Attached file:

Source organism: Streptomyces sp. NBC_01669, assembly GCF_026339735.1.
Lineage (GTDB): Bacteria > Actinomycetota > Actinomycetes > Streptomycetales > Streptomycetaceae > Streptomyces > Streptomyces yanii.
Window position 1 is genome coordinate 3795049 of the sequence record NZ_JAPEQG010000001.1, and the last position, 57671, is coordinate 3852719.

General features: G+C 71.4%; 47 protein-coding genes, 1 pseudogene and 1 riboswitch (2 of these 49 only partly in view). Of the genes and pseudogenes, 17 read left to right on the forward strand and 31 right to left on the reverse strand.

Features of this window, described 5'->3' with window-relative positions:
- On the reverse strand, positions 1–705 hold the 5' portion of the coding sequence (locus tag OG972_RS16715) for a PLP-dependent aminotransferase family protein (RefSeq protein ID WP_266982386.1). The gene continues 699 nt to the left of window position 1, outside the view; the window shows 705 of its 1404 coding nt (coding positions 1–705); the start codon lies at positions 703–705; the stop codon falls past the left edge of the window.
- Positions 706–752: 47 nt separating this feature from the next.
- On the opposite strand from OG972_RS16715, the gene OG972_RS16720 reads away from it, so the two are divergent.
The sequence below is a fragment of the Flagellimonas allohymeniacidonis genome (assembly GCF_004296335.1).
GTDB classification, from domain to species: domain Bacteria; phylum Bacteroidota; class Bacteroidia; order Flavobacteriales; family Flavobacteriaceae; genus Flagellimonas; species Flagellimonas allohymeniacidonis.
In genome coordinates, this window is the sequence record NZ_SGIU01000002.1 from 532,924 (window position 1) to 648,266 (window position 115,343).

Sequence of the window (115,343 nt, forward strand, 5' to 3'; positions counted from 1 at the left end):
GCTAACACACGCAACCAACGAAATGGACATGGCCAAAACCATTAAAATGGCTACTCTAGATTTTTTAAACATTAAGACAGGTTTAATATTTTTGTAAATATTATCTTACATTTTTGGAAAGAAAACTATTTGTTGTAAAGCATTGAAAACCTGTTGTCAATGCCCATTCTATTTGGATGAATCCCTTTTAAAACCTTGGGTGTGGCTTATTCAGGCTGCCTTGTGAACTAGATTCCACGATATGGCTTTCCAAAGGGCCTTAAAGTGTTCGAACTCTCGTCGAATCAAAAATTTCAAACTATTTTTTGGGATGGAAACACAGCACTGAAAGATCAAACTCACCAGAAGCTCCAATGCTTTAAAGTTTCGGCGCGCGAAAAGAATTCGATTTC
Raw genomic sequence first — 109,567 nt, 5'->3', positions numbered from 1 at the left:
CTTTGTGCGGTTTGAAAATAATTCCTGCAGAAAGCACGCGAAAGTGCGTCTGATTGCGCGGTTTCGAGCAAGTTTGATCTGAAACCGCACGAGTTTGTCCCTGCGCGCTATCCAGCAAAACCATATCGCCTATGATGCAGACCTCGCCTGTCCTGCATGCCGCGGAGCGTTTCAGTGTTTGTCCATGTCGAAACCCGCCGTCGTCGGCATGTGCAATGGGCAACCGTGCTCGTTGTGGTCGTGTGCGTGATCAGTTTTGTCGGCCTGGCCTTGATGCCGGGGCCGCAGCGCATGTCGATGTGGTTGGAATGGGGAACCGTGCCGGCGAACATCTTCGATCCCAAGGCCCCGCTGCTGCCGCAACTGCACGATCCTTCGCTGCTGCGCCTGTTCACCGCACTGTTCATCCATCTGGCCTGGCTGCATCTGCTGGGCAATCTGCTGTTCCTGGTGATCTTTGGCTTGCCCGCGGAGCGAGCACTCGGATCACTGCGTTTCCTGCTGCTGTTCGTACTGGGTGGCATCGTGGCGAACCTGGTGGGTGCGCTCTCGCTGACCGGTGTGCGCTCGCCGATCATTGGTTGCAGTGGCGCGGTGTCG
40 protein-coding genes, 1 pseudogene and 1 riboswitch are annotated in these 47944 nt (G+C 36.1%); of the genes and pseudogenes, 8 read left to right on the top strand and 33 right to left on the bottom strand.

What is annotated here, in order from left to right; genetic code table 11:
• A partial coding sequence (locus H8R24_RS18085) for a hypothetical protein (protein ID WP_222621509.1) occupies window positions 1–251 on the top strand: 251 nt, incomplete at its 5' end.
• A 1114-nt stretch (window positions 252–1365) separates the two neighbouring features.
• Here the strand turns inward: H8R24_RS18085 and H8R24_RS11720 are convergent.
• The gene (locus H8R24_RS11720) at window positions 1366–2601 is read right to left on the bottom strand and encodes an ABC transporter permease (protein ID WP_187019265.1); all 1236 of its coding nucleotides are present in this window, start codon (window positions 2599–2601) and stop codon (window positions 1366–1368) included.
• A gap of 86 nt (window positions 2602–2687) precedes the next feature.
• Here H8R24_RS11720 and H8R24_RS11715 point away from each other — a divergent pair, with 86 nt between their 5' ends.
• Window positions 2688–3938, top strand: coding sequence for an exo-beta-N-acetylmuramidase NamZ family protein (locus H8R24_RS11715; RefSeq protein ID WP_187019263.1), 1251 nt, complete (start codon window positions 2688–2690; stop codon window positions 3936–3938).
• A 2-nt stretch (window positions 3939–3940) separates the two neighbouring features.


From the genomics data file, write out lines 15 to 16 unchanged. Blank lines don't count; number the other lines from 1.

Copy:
CTTTGTGCGGTTTGAAAATAATTCCTGCAGAAAGCACGCGAAAGTGCGTCTGATTGCGCGGTTTCGAGCAAGTTTGATCTGAAACCGCACGAGTTTGTCCCTGCGCGCTATCCAGCAAAACCATATCGCCTATGATGCAGACCTCGCCTGTCCTGCATGCCGCGGAGCGTTTCAGTGTTTGTCCATGTCGAAACCCGCCGTCGTCGGCATGTGCAATGGGCAACCGTGCTCGTTGTGGTCGTGTGCGTGATCAGTTTTGTCGGCCTGGCCTTGATGCCGGGGCCGCAGCGCATGTCGATGTGGTTGGAATGGGGAACCGTGCCGGCGAACATCTTCGATCCCAAGGCCCCGCTGCTGCCGCAACTGCACGATCCTTCGCTGCTGCGCCTGTTCACCGCACTGTTCATCCATCTGGCCTGGCTGCATCTGCTGGGCAATCTGCTGTTCCTGGTGATCTTTGGCTTGCCCGCGGAGCGAGCACTCGGATCACTGCGTTTCCTGCTGCTGTTCGTACTGGGTGGCATCGTGGCGAACCTGGTGGGTGCGCTCTCGCTGACCGGTGTGCGCTCGCCGATCATTGGTTGCAGTGGCGCGGTGTCG
40 protein-coding genes, 1 pseudogene and 1 riboswitch are annotated in these 47944 nt (G+C 36.1%); of the genes and pseudogenes, 8 read left to right on the top strand and 33 right to left on the bottom strand.